Soc., vol. ii. p. 187. C. Lambertiana of the gardens.
Found in California by Mr. Hartweg.
Leaves ovate, imbricated, in four rows, bright grass green and closely set upon the old plants; they are expanded, awl-shaped, sharp pointed, and thickly set, upon the young plants. Branches irregularly spiral, but sometimes alternate or opposite, younger ones and laterals opposite, dense, and quite green, older branches dark brown and nearly horizontal from the main stem. Cones in clusters of three or four together, oblong 1½ inch long and 1 inch broad, with ten scales, the larger of which are in the middle and generally six sided. Seeds large dark brown, and more or less angular. Seed-leaves in fours; but sometimes only in threes.
In the year 1838 the late Mr. Lambert gave the Society a few seeds of this Cypress without any name or indication of whence he had obtained the seeds; from these plants were raised, which, when large enough, were at once seen to be very distinct from any previously known. The name of C. Lambertiana was applied to them, both in compliment to Mr. Lambert, and also to mark from whence they were first obtained ; and as the plant was very easily increased by cuttings, it was soon to be found in all good collections under that name. Nothing, however, was ascertained concerning the country from whence it came until some two or three years afterwards, when I observed, on visiting Mr. Low's nursery, at Clapton, a plant of the same kind which they had received from Dr. Fischer, of St. Petersburg, as a new species of Cupressus from California. At a later period, Mr. Hartweg, when in Upper California, discovered it, and finding it had very large fruit, gave it the name of C. macrocarpa, which, having been published in the Society's Journal, takes precedence of the unpublished though general name of C. Lambertiana.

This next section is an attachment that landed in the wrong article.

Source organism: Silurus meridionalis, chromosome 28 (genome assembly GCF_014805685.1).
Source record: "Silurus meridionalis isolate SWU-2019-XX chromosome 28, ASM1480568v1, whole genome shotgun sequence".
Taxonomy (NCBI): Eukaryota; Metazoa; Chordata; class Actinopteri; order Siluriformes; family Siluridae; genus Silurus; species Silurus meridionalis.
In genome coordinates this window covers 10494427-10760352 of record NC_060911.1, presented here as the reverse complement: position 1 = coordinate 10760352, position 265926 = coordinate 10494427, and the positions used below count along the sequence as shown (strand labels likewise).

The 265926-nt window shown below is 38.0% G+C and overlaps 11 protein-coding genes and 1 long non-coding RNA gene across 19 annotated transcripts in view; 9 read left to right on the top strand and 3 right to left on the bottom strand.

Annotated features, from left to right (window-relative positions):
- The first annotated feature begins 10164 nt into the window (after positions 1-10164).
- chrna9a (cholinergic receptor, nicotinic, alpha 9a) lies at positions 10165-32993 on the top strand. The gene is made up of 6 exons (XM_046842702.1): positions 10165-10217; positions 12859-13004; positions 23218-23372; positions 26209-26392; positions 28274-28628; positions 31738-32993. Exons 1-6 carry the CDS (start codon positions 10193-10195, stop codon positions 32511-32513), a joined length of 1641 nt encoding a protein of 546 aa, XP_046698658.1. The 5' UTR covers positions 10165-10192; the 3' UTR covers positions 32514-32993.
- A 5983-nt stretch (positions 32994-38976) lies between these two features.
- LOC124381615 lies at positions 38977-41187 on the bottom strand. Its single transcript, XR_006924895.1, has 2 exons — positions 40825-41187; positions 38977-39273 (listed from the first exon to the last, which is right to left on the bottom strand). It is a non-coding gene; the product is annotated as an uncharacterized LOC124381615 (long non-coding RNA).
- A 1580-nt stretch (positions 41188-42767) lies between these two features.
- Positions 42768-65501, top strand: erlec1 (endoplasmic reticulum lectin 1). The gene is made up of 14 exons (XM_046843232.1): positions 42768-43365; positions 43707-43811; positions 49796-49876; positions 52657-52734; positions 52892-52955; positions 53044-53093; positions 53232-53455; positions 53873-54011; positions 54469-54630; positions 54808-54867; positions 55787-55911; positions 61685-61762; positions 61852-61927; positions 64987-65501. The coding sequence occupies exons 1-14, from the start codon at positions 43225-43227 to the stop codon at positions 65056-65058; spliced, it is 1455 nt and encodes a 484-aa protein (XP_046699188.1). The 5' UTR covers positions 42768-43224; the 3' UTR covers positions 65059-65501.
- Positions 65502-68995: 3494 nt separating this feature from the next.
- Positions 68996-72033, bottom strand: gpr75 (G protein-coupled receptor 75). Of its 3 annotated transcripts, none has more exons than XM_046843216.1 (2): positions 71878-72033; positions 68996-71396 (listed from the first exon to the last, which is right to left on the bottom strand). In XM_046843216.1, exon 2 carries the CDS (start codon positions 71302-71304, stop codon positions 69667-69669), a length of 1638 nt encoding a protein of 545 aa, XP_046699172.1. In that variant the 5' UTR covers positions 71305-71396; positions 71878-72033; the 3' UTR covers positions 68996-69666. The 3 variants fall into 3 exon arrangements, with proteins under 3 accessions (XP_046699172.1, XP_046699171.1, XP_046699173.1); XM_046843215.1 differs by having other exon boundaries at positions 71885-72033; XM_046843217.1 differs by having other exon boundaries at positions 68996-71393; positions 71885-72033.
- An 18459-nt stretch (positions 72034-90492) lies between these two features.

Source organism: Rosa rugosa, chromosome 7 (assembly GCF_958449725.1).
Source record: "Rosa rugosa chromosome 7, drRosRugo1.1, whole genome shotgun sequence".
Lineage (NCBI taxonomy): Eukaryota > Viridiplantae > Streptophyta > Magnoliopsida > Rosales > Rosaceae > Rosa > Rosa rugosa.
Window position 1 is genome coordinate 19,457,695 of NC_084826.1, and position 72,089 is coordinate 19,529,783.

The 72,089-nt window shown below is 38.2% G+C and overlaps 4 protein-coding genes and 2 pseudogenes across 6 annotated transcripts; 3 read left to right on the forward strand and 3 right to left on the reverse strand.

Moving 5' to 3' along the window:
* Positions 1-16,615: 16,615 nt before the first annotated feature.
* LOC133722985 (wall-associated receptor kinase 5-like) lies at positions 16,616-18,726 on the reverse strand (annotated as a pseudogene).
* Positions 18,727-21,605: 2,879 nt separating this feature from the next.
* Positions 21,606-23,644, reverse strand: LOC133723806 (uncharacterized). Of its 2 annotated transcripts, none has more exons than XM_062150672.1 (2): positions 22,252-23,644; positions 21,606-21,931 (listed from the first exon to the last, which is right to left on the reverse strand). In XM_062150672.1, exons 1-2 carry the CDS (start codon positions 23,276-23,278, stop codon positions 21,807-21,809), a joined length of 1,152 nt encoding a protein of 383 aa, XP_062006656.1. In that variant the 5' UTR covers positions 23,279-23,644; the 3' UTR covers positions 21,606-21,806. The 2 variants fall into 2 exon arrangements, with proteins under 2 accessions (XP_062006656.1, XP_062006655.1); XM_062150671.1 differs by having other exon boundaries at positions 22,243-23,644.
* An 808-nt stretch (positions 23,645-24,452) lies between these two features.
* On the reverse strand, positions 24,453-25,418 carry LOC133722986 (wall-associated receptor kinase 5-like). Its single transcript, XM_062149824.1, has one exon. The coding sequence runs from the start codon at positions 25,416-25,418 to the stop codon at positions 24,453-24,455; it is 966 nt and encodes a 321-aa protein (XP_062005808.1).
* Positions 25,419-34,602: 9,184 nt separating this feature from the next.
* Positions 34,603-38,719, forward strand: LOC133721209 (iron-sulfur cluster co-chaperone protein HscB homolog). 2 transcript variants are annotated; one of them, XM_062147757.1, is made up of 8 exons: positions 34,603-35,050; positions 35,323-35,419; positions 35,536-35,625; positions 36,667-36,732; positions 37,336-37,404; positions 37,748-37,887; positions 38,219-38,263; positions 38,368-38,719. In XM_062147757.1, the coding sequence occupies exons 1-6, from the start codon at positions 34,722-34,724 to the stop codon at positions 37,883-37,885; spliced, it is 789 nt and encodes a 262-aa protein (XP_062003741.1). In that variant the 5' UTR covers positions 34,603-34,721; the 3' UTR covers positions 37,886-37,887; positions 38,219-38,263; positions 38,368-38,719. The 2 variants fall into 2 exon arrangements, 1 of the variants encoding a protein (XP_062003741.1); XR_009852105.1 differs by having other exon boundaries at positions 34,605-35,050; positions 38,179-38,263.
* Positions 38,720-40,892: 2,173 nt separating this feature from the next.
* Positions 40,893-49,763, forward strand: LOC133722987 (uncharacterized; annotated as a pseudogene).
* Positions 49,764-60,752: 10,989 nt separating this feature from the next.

It is one of the finest plants yet introduced as an evergreen tree, not only on account of its beautiful bright green aspect, but for its great size and hardiness. Mr. Hartweg found it forming a tree 60 feet high, with a stem 9 feet in circumference, on the wooded heights near Monterey in Upper California, and with far-spreading branches flat at top, like a full-grown Cedar of Lebanon, which it very much resembles when old. It is perfectly hardy, and will grow in almost any kind of soil which is not very poor.